Ecosystems develop as a result of interactions between the biotic and abiotic components in the environment. Natural systems are diverse and stable when interactions between the community and the supersystem are in balance. Change or perturbation in the supersystem will effect a commensurate change in the natural subsystems. Urbanization results in the remaining natural systems becoming isolated within the urban system-a supersystem quite unlike that which gave rise to the natural system. As a result, the natural subsystem must change in the way in which it interacts with its new supersystem to reach equilibrium. A mechanism for such change in natural systems is succession. Successional patterns as a result of urban influences may be quite different than those expected under natural conditions. In order to evaluate these successional patterns, it is necessary to first assess the forest biotic communities when they are embedded and isolated from each other in a non-forest matrix. Crowell (1975) and others, point out that any discontinuous habitat becomes an island. In this context, isolated forested woodlots, embedded in the "agro-urban" matrix, are islands. This study attempts to explain how these forest islands function as a regional forest ecosystem. It will also examine the effects of urbanization on these wildland island communities.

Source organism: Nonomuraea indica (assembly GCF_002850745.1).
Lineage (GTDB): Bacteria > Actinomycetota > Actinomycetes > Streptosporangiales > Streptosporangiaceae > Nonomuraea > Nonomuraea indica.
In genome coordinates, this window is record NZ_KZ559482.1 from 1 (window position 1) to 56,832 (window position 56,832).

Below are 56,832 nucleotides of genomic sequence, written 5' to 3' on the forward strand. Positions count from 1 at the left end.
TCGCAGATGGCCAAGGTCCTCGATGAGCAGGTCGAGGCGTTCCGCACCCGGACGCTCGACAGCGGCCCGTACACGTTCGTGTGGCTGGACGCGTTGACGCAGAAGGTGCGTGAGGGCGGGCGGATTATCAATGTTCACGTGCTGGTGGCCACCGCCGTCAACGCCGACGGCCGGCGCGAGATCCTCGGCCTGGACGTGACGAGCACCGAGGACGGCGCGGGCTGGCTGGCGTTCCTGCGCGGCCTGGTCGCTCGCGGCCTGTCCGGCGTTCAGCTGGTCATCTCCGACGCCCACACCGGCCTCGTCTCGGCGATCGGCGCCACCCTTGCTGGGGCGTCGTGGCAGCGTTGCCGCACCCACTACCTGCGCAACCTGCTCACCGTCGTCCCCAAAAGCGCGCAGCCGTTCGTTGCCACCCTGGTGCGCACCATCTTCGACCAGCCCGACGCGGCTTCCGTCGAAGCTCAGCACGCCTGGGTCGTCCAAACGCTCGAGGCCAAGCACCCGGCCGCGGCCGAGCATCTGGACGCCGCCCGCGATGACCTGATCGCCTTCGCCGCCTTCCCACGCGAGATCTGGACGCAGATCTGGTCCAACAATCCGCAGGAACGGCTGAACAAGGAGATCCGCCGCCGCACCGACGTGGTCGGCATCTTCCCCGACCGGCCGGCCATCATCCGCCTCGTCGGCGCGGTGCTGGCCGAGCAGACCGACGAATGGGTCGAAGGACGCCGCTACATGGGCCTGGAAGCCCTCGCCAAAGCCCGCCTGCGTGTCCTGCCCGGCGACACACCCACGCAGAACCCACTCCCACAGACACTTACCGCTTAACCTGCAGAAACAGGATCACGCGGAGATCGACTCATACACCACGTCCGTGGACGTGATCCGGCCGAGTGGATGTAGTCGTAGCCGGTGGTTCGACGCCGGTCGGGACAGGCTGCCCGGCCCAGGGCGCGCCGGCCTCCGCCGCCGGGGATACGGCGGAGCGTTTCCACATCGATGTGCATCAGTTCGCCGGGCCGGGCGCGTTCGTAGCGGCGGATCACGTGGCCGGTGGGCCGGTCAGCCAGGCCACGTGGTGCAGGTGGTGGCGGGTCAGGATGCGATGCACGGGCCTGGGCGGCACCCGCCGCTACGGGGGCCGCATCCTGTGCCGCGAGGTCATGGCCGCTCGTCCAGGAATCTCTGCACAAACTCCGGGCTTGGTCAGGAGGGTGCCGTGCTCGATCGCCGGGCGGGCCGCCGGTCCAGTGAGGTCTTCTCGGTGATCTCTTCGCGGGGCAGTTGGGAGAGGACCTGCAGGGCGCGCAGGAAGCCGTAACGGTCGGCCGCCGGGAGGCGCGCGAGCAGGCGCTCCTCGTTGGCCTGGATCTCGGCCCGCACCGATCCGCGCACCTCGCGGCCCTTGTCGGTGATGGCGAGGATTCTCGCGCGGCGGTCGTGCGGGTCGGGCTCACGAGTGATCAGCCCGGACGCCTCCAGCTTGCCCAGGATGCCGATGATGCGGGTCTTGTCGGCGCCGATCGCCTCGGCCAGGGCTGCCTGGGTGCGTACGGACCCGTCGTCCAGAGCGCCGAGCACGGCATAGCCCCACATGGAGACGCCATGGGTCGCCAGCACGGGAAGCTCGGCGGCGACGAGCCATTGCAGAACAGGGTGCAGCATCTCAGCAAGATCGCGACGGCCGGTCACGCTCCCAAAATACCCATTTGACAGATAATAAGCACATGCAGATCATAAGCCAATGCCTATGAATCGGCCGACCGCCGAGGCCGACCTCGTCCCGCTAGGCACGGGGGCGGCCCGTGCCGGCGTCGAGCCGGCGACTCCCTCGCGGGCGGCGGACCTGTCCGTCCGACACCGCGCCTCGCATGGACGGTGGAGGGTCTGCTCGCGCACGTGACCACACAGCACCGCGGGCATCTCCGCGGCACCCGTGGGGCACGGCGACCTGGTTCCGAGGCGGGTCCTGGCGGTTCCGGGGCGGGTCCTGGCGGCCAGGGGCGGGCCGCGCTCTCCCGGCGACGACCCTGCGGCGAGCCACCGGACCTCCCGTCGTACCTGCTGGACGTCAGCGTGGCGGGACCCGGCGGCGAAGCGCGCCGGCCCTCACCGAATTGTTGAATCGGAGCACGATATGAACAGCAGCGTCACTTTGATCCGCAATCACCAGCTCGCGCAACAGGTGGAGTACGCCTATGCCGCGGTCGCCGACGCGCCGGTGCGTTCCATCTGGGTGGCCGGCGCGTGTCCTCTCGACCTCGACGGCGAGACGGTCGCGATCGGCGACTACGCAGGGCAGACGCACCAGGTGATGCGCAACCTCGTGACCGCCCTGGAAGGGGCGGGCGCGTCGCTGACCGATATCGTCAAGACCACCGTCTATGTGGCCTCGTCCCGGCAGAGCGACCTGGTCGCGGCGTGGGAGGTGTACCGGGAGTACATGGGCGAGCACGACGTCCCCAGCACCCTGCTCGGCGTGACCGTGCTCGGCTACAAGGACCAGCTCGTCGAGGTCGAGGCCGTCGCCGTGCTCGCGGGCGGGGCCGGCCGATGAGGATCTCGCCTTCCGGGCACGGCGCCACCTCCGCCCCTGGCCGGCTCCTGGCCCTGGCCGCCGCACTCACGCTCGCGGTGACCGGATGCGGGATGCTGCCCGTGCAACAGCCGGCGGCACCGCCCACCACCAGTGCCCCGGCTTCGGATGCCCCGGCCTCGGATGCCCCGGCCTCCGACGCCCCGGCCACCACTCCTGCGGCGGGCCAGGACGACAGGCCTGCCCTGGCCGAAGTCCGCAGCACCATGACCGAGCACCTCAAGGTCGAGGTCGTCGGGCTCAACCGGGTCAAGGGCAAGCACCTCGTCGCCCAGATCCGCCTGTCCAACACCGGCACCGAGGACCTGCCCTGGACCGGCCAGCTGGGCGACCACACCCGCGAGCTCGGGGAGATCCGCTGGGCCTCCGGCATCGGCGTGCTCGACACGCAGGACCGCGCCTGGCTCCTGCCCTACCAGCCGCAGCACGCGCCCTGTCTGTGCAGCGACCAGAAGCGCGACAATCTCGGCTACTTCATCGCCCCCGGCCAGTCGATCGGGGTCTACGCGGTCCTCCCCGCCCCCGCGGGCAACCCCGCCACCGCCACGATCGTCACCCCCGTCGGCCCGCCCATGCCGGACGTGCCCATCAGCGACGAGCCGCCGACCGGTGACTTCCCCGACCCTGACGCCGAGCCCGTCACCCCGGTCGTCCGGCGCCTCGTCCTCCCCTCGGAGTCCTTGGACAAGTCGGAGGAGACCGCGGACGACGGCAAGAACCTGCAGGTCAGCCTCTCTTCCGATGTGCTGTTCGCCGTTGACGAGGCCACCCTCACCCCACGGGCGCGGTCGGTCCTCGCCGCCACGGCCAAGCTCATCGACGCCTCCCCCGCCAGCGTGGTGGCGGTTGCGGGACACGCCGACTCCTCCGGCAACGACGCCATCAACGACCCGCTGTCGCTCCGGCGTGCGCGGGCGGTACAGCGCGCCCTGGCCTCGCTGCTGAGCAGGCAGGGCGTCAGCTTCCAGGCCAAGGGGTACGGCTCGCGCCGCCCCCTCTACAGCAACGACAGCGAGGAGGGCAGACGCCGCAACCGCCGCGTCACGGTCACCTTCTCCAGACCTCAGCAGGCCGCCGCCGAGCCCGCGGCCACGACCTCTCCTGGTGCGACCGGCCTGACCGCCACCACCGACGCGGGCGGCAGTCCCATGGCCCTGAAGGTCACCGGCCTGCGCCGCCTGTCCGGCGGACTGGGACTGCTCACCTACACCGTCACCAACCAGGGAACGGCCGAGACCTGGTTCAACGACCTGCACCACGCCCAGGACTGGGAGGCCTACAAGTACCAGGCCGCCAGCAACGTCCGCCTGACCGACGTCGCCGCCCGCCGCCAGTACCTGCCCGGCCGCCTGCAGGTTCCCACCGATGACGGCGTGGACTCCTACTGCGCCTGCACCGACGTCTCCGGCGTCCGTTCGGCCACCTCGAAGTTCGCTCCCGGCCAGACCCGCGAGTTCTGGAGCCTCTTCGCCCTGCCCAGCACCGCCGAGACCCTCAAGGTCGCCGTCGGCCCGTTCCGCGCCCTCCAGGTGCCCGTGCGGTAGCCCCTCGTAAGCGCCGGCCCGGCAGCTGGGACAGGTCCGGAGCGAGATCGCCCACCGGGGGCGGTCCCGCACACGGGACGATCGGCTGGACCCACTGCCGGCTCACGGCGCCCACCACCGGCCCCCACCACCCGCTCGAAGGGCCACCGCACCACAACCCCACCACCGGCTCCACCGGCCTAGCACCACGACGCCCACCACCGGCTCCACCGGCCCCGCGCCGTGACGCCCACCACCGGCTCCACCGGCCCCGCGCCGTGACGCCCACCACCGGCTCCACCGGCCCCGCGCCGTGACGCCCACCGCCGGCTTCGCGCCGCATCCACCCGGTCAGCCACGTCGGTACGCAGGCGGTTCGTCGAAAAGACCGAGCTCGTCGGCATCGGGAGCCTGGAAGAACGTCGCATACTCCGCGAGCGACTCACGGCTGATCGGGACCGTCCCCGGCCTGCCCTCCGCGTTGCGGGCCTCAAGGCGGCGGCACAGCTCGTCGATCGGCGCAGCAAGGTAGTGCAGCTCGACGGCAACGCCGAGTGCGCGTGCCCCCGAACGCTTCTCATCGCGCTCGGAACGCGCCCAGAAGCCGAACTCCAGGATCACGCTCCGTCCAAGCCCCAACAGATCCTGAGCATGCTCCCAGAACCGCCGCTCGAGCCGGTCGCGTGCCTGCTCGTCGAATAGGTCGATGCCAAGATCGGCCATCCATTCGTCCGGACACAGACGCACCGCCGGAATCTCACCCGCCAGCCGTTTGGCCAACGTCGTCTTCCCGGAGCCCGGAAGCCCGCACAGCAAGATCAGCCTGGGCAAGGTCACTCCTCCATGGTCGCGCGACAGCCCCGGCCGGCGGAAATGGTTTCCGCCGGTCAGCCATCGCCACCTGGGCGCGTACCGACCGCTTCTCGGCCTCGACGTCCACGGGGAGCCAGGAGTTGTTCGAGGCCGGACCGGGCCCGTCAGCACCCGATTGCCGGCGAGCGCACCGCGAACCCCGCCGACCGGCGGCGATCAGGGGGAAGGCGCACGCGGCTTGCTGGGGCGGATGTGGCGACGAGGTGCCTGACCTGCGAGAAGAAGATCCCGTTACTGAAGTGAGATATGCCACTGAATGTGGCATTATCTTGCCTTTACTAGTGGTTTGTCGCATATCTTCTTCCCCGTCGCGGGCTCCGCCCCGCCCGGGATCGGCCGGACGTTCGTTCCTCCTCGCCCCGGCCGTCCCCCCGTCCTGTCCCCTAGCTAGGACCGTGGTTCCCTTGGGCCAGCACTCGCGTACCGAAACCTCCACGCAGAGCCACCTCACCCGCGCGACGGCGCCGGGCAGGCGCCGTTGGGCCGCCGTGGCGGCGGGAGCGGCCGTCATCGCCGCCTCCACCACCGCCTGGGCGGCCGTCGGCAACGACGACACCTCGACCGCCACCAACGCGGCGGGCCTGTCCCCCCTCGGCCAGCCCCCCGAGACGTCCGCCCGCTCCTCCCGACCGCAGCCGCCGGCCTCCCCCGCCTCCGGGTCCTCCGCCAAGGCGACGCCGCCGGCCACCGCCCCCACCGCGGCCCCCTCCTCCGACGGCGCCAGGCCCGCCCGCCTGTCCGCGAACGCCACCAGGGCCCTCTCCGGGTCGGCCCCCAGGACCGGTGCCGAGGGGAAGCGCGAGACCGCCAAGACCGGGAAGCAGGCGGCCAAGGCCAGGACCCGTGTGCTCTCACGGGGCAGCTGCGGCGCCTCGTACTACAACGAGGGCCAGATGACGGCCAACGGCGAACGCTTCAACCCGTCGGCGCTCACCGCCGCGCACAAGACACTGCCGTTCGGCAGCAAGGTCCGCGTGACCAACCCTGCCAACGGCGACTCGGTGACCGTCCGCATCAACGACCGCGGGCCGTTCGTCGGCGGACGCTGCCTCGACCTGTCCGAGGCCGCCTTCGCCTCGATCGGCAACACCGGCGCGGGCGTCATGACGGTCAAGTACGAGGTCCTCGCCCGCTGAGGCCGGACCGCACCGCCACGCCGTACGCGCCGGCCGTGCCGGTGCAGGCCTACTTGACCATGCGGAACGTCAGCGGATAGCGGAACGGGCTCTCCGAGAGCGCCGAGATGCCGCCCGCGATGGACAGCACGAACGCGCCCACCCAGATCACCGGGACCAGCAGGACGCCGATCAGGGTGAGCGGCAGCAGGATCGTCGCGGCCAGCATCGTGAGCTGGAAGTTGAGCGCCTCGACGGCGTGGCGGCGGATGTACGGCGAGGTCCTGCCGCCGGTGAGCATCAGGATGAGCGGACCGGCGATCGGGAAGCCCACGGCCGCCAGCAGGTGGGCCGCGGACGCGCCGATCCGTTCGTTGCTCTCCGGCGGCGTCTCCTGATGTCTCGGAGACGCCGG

Levenson, J. and P.E. Matthiae. 1975. Island biogeography in Southeastern Wisconsin: a progress report. Field Station Bulletin 8(1): 6-12.